- Substitutes are available at convenient locations, with attractive prices and comparable quality. These stores also give customers a relatively same level of bargaining power, thus making them equally competitive.
Rivalry among Competing Sellers
- The industry has an overall high density of competitors, with 46,905 businesses recorded in 2018. Statistics on market share also shows how fragmented the industry is, where major companies and brands, despite taking up one third of the industry, could obtain market share ranging from a relatively small number of 5 to 10%.
- As bargaining power of Buyers is moderately high, there is an intense competition of not only product differentiation, but also marketing, customer services and other promotions to maintain a good value proposition.
- Segmentation from large companies also add to the competitive force, where they are able to compete with specialty brands or with exceptional high prices in high-end brand while still offering low-end brand.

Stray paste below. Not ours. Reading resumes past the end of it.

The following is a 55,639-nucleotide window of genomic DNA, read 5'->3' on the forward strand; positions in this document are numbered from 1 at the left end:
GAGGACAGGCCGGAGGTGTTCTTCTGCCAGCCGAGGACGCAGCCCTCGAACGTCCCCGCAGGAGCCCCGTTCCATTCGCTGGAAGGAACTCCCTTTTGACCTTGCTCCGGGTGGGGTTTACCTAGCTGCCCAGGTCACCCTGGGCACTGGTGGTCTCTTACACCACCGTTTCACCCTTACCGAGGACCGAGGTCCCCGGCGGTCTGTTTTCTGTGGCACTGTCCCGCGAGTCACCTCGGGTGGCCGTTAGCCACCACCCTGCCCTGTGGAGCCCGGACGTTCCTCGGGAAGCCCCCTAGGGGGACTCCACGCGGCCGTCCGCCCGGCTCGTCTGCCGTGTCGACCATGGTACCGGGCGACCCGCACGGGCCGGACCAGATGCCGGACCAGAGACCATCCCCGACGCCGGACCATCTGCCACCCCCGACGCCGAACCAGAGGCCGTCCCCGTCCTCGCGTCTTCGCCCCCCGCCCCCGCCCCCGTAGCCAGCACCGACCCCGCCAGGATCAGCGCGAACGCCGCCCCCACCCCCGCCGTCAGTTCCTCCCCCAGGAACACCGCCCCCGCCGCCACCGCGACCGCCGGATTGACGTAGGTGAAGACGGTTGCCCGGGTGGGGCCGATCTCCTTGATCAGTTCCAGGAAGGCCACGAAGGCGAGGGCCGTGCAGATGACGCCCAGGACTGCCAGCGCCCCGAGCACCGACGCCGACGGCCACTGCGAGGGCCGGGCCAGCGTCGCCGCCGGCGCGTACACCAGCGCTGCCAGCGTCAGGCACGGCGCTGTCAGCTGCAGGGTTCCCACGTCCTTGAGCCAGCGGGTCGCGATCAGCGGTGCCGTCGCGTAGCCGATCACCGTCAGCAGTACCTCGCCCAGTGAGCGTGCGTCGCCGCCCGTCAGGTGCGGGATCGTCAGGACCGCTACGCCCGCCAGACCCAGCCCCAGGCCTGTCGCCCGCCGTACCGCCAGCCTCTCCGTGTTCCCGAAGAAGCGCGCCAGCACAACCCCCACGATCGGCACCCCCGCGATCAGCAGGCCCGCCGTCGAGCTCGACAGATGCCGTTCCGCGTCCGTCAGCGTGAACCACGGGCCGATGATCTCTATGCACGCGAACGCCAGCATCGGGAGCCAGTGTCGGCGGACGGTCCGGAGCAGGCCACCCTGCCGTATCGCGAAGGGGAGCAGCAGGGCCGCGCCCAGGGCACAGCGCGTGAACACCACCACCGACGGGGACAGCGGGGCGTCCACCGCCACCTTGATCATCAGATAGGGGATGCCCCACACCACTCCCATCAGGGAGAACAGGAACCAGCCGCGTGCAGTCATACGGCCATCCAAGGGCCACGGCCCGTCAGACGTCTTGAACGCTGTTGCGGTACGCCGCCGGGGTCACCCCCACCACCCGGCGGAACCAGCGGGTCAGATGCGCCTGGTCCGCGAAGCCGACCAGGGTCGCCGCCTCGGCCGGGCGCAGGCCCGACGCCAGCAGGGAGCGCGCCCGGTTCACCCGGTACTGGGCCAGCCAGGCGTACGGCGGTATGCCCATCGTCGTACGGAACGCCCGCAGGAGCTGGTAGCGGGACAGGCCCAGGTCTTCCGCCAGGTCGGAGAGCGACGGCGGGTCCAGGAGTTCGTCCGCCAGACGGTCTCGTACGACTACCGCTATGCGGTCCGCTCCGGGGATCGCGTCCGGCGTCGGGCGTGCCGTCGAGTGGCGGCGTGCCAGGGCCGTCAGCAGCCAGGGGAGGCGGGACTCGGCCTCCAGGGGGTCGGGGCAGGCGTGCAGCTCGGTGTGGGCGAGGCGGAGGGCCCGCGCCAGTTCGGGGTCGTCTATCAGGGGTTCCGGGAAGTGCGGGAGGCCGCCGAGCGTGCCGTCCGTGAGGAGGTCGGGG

3. General strengths and weaknesses of GAP Inc. (in comparison with main competitors)
- GAP Inc. has a strong portfolio of distinct brands across multiple channels, addressing the needs and appealing to preferences of different and wider customer segments within family clothing and fashion industry. This is in fact the characteristic of other big companies in the industry, for instance Inditex Group with its portfolio of 8 brands.
- GAP Inc. can pose a global presence of its brands across its large number of stores, which matches with the company outlet store and franchising strategy from early 2000s, and plays an important role in market penetrating and building brand image. As of 2016, Inditex Group was also recorded to be operating over 7,013 locations in 88 countries and 29 online markets, including 2,000 Zara stores.